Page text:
Incorporating the Effect of Pore Pressure in Undrained DEM Simulations
Liquefaction in undrained soils coincides with the development of significant excess pore water pressures. The undrained behaviour of soils has been studied extensively using laboratory testing, but these tests cannot give any insight into the micromechanical changes that cause the observed macro-scale response. One way to obtain insight into the micromechanical behaviour is to use a suitable numerical technique such as the discrete element method (DEM). The ‘constant volume’ method, in which the sample volume is maintained constant throughout shearing, is often used to simulate the undrained test condition. In this method the soil sample is assumed to be perfectly saturated with an incompressible liquid. The constant volume method has the advantage of computational simplicity. However, some problems arise when simulating dense samples such as the generation of unrealistically high stresses and excessively large interparticle overlaps. There is a clear need to develop an alternative to constant volume simulations which retains the method’s computational efficiency but without the unphysicality. In this paper, several reasons are proposed for the inability of constant volume simulations to quantitatively capture a real soil’s undrained behaviour. Alternatives to the constant volume method are discussed, all of which allow the sample volume to vary during the simulation by incorporating the effect of pore pressure. One method was selected and implemented in the open-source LAMMPS DEM code, and its appropriateness for simulating undrained soil behaviour is explored with reference to monotonic simulations of sand.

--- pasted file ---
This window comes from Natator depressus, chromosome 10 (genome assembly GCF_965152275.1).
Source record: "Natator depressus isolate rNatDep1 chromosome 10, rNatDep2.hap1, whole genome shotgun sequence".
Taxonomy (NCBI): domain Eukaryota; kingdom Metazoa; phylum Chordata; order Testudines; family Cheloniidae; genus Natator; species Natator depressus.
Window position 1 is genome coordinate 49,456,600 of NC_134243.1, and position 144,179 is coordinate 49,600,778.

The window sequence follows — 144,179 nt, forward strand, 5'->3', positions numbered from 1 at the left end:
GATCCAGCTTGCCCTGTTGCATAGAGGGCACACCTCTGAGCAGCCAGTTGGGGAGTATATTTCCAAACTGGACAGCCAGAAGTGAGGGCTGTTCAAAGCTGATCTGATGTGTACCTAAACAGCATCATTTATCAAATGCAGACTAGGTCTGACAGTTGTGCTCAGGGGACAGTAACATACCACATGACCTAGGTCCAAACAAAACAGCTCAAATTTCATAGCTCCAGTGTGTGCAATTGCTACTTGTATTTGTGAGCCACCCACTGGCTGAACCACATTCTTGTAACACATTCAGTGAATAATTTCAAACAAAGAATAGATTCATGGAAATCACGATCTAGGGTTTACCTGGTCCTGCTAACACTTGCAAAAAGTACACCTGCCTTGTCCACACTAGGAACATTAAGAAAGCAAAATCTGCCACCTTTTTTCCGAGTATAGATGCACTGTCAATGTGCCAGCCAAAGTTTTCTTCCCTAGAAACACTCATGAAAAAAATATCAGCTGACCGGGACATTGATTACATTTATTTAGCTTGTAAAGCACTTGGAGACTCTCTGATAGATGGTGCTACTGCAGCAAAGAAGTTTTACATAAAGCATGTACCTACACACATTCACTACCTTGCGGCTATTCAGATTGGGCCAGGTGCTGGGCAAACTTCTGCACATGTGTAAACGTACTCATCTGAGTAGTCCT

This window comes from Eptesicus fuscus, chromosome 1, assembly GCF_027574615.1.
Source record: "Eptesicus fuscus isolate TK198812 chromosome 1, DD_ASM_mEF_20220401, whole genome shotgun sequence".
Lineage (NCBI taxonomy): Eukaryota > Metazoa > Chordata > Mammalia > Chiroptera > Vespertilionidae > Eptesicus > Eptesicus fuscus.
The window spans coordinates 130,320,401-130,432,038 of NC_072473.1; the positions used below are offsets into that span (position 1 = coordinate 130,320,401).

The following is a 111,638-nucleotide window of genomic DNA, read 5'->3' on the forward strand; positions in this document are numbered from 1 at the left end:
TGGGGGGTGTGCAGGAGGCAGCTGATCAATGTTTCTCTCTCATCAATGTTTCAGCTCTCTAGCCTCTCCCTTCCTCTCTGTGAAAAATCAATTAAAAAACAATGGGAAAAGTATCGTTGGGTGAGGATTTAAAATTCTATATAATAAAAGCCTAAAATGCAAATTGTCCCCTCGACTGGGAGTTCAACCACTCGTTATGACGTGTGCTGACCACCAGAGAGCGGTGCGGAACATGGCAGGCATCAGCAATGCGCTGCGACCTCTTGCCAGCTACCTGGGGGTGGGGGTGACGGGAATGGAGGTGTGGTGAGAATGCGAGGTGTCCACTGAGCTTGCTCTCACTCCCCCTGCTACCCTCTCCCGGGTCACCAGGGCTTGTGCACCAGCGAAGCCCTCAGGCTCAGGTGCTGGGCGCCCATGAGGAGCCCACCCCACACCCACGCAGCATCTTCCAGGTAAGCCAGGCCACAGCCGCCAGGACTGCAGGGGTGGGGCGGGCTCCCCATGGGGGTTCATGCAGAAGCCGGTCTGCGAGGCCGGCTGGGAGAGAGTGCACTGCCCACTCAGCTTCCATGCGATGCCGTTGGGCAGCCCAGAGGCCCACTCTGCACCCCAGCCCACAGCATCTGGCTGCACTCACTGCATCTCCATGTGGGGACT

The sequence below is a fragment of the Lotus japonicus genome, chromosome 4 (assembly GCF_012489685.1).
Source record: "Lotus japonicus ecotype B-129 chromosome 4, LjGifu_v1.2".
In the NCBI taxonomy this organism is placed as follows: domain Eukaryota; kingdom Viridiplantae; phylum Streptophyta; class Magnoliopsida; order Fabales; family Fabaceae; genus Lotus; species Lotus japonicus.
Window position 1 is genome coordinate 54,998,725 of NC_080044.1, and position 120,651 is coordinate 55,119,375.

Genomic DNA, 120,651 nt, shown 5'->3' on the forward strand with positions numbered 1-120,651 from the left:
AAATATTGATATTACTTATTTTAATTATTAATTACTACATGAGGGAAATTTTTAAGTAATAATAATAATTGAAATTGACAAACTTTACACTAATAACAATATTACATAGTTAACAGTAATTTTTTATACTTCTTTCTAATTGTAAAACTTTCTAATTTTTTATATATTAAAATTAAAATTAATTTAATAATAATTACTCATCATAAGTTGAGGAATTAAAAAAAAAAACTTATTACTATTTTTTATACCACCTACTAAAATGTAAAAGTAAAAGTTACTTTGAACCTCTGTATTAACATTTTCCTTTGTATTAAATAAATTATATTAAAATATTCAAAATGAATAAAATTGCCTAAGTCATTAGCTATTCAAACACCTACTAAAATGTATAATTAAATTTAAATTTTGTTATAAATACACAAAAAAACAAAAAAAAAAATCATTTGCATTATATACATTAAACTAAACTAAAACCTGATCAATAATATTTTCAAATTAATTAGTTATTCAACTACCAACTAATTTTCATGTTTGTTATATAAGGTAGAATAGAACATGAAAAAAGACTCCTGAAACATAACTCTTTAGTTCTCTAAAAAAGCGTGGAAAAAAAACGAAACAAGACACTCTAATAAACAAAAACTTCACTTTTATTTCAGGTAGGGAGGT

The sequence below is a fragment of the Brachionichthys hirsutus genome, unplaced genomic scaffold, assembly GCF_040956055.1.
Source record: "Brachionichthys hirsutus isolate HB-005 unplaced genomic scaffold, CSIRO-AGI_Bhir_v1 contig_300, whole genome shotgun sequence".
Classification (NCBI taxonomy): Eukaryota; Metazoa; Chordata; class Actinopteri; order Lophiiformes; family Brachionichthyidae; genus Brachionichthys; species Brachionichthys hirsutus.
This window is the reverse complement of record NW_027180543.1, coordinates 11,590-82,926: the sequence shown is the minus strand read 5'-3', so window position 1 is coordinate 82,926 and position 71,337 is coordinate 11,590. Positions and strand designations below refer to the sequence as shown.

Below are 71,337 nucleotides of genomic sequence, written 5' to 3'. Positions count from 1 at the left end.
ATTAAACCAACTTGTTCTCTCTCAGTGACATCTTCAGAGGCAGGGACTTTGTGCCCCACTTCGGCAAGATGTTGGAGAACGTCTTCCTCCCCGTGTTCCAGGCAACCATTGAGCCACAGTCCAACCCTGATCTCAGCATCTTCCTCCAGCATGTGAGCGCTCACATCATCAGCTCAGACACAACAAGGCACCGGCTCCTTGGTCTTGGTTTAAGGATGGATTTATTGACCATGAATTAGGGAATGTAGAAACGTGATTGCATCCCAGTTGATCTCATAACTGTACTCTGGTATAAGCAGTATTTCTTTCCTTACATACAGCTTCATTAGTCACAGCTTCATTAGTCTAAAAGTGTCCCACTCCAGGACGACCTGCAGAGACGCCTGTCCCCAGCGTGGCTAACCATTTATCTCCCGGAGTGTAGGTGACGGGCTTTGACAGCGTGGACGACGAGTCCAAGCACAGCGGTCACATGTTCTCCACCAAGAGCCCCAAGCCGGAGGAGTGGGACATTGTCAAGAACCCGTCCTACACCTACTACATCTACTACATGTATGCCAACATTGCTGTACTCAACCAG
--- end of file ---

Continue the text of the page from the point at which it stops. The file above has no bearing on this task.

KeywordsDiscrete element method Constant volume Pore water pressure
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